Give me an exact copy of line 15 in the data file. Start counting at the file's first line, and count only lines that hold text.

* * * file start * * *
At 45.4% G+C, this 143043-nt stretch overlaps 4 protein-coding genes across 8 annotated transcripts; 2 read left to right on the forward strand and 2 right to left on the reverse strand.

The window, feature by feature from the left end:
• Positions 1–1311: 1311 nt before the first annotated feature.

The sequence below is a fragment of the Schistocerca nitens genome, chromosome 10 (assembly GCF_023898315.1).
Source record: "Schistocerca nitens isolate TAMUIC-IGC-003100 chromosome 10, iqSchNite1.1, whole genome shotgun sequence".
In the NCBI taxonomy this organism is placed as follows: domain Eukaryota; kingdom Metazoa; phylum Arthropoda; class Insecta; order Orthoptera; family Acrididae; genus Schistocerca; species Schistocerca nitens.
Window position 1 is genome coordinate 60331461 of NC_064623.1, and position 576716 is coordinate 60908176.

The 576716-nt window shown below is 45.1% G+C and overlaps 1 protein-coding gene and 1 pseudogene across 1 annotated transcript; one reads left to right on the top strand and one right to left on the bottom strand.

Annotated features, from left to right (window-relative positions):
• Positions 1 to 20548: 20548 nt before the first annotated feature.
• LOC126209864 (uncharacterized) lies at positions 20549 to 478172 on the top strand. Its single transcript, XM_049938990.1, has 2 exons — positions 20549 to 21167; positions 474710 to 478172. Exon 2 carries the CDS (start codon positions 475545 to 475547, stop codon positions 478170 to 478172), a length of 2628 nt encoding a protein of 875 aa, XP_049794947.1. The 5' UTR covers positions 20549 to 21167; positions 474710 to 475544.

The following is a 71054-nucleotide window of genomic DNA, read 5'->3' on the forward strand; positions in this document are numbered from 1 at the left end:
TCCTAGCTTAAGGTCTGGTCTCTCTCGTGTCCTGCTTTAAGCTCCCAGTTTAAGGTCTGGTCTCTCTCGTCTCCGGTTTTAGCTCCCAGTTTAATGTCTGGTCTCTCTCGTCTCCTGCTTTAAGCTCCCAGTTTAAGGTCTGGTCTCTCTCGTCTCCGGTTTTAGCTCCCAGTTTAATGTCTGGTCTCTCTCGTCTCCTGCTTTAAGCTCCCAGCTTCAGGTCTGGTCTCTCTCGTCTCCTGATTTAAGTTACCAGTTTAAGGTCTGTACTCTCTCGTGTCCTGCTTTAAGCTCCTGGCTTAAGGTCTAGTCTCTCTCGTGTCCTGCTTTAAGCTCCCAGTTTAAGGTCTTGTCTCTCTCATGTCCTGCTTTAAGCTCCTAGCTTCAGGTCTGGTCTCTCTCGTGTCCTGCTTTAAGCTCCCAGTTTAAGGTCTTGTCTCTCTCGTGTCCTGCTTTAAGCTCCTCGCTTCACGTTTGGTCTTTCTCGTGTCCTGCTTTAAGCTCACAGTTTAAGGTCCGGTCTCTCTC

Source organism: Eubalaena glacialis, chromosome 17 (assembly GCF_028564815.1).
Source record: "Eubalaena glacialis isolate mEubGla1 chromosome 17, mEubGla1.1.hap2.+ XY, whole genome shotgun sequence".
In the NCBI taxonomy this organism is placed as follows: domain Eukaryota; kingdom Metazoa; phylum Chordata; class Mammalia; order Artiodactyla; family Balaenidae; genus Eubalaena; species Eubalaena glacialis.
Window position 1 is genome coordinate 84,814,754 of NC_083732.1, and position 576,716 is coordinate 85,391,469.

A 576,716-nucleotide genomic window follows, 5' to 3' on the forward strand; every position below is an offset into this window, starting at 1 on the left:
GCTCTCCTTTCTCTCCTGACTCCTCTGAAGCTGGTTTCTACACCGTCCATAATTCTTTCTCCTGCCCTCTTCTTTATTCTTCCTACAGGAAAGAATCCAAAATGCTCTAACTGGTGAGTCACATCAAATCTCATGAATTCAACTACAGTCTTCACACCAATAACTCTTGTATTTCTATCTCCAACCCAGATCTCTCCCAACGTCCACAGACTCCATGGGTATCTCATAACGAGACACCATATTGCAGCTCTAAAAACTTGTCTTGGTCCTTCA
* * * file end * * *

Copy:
Source record: "Eubalaena glacialis isolate mEubGla1 chromosome 17, mEubGla1.1.hap2.+ XY, whole genome shotgun sequence".